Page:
Ah Las Vegas, home of Celine Dion, the soft 17 in blackjack and … labor unions. Often lost in all the glamour and the flashing lights on the strip is the fact that about 20% of the workforce in Las Vegas is covered by organized labor. That’s a big reason why the Democrats will be holding their first debate there Tuesday night.
Las Vegas’ union number is higher than the figures for Boston, Boulder, Denver or even Detroit. Las Vegas and, in a larger sense, Nevada are in many ways the capitals of the new labor movement, full of construction and service jobs covered by unions. And that makes Nevada prime real estate for the Democratic Party.
Over the last 10 years, as organized labor has been in retreat in the United States as a whole, the Silver State has been a notable exception. In 2004, Nevada looked a lot like the nation – 14.3% of the employed were represented by unions in the state versus 13.8% nationally. But since then, there has been separation. By 2014, the number was 16.4% in the state versus 12.3% nationally.
You can see a dip on that chart following the recession, but the numbers have stabilized and the latest figures – those for 2014 – show a slight uptick in Nevada.
And on top of growing membership, there is the fact that unions have a decidedly Hispanic cast in Nevada. Consider the 55,000-member Las Vegas Culinary Union, where half of all the members are Latinos.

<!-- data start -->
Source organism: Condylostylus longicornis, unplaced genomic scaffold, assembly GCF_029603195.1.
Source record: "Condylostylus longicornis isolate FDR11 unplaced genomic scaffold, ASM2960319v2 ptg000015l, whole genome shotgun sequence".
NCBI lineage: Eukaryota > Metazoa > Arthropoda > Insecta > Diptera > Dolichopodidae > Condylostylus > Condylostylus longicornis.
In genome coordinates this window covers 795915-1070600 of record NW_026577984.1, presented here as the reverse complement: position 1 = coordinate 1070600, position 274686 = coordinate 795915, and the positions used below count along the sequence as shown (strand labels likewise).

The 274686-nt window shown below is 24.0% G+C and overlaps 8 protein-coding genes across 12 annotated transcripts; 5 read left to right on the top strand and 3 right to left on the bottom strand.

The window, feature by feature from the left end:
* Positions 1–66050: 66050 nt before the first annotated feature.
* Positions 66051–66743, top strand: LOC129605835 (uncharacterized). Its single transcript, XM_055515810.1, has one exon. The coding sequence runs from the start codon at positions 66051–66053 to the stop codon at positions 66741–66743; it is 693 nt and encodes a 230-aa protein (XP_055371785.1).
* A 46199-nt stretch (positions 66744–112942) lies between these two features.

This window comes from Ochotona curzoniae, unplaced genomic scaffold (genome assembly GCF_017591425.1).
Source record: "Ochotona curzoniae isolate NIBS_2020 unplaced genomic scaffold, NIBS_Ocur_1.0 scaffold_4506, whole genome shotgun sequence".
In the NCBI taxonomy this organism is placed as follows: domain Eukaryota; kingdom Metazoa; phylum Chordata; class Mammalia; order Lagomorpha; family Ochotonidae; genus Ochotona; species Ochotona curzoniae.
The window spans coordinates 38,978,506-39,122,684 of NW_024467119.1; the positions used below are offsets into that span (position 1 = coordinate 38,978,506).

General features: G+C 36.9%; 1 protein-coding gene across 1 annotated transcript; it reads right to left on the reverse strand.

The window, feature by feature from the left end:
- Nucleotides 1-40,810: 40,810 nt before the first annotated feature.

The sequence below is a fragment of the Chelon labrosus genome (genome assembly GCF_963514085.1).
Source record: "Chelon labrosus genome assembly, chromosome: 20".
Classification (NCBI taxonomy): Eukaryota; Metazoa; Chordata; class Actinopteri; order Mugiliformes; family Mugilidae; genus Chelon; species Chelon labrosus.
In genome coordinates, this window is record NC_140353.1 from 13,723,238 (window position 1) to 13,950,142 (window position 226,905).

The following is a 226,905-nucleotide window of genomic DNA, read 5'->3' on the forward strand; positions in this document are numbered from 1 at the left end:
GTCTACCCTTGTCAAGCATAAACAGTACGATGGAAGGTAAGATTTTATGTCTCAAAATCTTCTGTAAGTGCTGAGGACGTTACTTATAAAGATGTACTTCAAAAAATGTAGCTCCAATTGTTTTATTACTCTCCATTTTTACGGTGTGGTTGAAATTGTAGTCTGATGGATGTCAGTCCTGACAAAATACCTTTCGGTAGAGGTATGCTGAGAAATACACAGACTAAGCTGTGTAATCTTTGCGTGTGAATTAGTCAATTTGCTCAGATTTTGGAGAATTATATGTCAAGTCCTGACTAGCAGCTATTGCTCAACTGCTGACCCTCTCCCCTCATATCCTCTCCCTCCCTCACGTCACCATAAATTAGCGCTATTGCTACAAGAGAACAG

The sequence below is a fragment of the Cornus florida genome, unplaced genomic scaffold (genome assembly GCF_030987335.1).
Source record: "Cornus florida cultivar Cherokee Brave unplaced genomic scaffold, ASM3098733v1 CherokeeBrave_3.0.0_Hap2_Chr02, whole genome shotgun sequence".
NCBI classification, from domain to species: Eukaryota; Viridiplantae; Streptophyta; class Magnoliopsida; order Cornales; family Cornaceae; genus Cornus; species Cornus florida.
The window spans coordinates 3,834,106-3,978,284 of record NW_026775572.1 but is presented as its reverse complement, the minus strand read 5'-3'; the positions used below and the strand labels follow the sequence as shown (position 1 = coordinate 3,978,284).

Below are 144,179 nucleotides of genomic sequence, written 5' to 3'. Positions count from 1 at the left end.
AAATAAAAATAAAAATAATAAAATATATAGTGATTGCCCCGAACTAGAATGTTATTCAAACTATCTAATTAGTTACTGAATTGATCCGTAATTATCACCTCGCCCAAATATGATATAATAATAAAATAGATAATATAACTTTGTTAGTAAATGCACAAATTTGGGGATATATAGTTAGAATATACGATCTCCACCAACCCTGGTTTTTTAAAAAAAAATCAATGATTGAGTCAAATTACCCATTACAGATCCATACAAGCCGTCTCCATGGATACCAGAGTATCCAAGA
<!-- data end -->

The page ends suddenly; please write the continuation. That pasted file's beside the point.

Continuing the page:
Those numbers are music to Democrats’ ears. The Nevada unions story merges two important voters group for the party – Hispanics and organized labor – and presents a sharp contrast to the older, largely Caucasian industrial unions in the Midwest and Northeast have seen declining fortunes in the last few decades. And that gives the state special electoral significance for Democrats for two reasons.
First, Nevada stands out among early Democratic nominating contests for its relatively high union coverage numbers. The state is third on the presidential nominating calendar, behind Iowa (where 12.6% of worker are represented by unions) and New Hampshire (11.5% of workers are represented).
Nevada is the state where the post-Iowa and post-New Hampshire “next steps in the nomination” stories begin. That could be a crucial moment when you look at how former Secretary of State Hillary Clinton and Vermont Sen. Bernie Sanders seem to be splitting those first two states right now.
Second, of the states that are considered crucial swing states every four years – Florida, Ohio, Colorado, Virginia, New Mexico, New Hampshire – Nevada has the highest percentage of those represented by unions, along with a large Hispanic population, 28% of the state’s 2.8 million people.
Tuesday night’s debate will feature questions on range of topics, from immigration to the economy, but pay attention to how the candidates answer questions that are hot-button issues with organized labor such right-to-work legislation. The debate will be televised nationally, but the candidates will be making sure they talk to the attendees in particular.
Nevada’s union voters are a linchpin constituency in a linchpin state.